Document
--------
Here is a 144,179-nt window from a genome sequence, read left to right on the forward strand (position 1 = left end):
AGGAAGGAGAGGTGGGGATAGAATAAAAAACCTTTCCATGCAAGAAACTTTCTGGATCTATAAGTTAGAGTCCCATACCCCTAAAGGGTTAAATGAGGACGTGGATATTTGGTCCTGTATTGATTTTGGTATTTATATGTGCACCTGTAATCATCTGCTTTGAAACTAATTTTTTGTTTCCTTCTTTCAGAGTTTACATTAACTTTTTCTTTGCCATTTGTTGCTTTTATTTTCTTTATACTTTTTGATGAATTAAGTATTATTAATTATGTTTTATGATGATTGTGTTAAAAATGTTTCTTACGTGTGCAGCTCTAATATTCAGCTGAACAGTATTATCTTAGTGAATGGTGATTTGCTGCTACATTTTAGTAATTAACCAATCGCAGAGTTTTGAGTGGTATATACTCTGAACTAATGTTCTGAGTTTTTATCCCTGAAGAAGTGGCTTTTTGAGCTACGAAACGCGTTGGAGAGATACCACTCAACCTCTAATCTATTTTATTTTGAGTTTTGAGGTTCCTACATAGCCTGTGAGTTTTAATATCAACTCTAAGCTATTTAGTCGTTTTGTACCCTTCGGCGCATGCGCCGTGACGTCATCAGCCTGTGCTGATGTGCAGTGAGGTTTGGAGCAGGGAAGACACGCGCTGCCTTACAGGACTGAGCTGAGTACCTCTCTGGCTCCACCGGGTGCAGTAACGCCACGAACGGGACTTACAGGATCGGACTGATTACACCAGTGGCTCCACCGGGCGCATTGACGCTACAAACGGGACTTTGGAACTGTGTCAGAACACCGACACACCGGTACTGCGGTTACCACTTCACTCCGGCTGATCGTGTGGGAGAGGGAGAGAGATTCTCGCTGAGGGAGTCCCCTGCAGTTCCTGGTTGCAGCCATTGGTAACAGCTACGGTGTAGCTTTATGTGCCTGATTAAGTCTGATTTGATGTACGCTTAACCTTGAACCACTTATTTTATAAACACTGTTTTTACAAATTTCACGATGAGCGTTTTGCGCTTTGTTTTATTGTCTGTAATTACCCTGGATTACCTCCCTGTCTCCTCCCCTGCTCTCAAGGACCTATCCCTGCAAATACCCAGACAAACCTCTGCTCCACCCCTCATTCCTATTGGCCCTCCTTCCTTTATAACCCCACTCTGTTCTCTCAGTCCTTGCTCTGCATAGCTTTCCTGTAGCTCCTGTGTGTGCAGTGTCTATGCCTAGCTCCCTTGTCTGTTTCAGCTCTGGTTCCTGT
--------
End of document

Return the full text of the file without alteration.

Here is a 144,179-nt window from a genome sequence, read left to right on the forward strand (position 1 = left end):
AGGAAGGAGAGGTGGGGATAGAATAAAAAACCTTTCCATGCAAGAAACTTTCTGGATCTATAAGTTAGAGTCCCATACCCCTAAAGGGTTAAATGAGGACGTGGATATTTGGTCCTGTATTGATTTTGGTATTTATATGTGCACCTGTAATCATCTGCTTTGAAACTAATTTTTTGTTTCCTTCTTTCAGAGTTTACATTAACTTTTTCTTTGCCATTTGTTGCTTTTATTTTCTTTATACTTTTTGATGAATTAAGTATTATTAATTATGTTTTATGATGATTGTGTTAAAAATGTTTCTTACGTGTGCAGCTCTAATATTCAGCTGAACAGTATTATCTTAGTGAATGGTGATTTGCTGCTACATTTTAGTAATTAACCAATCGCAGAGTTTTGAGTGGTATATACTCTGAACTAATGTTCTGAGTTTTTATCCCTGAAGAAGTGGCTTTTTGAGCTACGAAACGCGTTGGAGAGATACCACTCAACCTCTAATCTATTTTATTTTGAGTTTTGAGGTTCCTACATAGCCTGTGAGTTTTAATATCAACTCTAAGCTATTTAGTCGTTTTGTACCCTTCGGCGCATGCGCCGTGACGTCATCAGCCTGTGCTGATGTGCAGTGAGGTTTGGAGCAGGGAAGACACGCGCTGCCTTACAGGACTGAGCTGAGTACCTCTCTGGCTCCACCGGGTGCAGTAACGCCACGAACGGGACTTACAGGATCGGACTGATTACACCAGTGGCTCCACCGGGCGCATTGACGCTACAAACGGGACTTTGGAACTGTGTCAGAACACCGACACACCGGTACTGCGGTTACCACTTCACTCCGGCTGATCGTGTGGGAGAGGGAGAGAGATTCTCGCTGAGGGAGTCCCCTGCAGTTCCTGGTTGCAGCCATTGGTAACAGCTACGGTGTAGCTTTATGTGCCTGATTAAGTCTGATTTGATGTACGCTTAACCTTGAACCACTTATTTTATAAACACTGTTTTTACAAATTTCACGATGAGCGTTTTGCGCTTTGTTTTATTGTCTGTAATTACCCTGGATTACCTCCCTGTCTCCTCCCCTGCTCTCAAGGACCTATCCCTGCAAATACCCAGACAAACCTCTGCTCCACCCCTCATTCCTATTGGCCCTCCTTCCTTTATAACCCCACTCTGTTCTCTCAGTCCTTGCTCTGCATAGCTTTCCTGTAGCTCCTGTGTGTGCAGTGTCTATGCCTAGCTCCCTTGTCTGTTTCAGCTCTGGTTCCTGT